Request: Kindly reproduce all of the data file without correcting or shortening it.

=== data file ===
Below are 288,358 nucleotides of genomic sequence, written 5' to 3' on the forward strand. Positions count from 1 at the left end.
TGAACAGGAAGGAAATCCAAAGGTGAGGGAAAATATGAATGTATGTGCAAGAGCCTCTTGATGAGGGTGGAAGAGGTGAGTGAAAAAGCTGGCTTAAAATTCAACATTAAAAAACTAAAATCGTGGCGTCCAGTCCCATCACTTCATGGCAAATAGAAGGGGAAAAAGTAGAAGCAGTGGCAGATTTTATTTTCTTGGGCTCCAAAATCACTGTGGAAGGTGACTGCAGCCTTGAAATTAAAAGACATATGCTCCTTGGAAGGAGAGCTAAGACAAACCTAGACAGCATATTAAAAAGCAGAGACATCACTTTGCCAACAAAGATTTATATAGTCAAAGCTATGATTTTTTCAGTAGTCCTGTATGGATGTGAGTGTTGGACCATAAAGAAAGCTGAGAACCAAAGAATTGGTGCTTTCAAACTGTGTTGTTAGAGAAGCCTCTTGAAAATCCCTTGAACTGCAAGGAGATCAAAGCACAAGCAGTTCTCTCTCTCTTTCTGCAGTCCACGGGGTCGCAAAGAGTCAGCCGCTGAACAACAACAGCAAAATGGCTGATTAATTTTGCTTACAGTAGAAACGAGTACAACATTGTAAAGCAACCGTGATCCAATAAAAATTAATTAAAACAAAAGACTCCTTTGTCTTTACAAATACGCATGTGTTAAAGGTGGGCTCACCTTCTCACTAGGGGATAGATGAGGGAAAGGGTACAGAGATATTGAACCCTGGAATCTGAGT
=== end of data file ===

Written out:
Below are 288,358 nucleotides of genomic sequence, written 5' to 3' on the forward strand. Positions count from 1 at the left end.
TGAACAGGAAGGAAATCCAAAGGTGAGGGAAAATATGAATGTATGTGCAAGAGCCTCTTGATGAGGGTGGAAGAGGTGAGTGAAAAAGCTGGCTTAAAATTCAACATTAAAAAACTAAAATCGTGGCGTCCAGTCCCATCACTTCATGGCAAATAGAAGGGGAAAAAGTAGAAGCAGTGGCAGATTTTATTTTCTTGGGCTCCAAAATCACTGTGGAAGGTGACTGCAGCCTTGAAATTAAAAGACATATGCTCCTTGGAAGGAGAGCTAAGACAAACCTAGACAGCATATTAAAAAGCAGAGACATCACTTTGCCAACAAAGATTTATATAGTCAAAGCTATGATTTTTTCAGTAGTCCTGTATGGATGTGAGTGTTGGACCATAAAGAAAGCTGAGAACCAAAGAATTGGTGCTTTCAAACTGTGTTGTTAGAGAAGCCTCTTGAAAATCCCTTGAACTGCAAGGAGATCAAAGCACAAGCAGTTCTCTCTCTCTTTCTGCAGTCCACGGGGTCGCAAAGAGTCAGCCGCTGAACAACAACAGCAAAATGGCTGATTAATTTTGCTTACAGTAGAAACGAGTACAACATTGTAAAGCAACCGTGATCCAATAAAAATTAATTAAAACAAAAGACTCCTTTGTCTTTACAAATACGCATGTGTTAAAGGTGGGCTCACCTTCTCACTAGGGGATAGATGAGGGAAAGGGTACAGAGATATTGAACCCTGGAATCTGAGT